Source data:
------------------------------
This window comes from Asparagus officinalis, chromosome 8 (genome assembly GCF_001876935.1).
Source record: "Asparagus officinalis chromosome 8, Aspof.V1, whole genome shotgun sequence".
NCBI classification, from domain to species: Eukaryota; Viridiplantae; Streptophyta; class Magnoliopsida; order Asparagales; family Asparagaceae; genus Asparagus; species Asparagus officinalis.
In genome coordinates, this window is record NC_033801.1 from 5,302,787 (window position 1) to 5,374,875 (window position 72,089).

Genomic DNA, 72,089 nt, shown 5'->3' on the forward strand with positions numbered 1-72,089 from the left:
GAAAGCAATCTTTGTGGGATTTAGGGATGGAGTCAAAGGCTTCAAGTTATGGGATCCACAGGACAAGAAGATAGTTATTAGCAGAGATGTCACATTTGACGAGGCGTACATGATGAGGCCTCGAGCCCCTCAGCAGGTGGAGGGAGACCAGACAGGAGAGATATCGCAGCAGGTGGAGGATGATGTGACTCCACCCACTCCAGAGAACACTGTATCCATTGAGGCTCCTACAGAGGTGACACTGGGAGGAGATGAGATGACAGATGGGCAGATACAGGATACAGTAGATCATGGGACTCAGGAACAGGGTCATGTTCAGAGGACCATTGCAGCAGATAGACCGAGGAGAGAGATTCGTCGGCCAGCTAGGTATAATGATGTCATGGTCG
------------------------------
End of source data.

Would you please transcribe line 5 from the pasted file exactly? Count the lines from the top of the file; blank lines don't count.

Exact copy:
Genomic DNA, 72,089 nt, shown 5'->3' on the forward strand with positions numbered 1-72,089 from the left: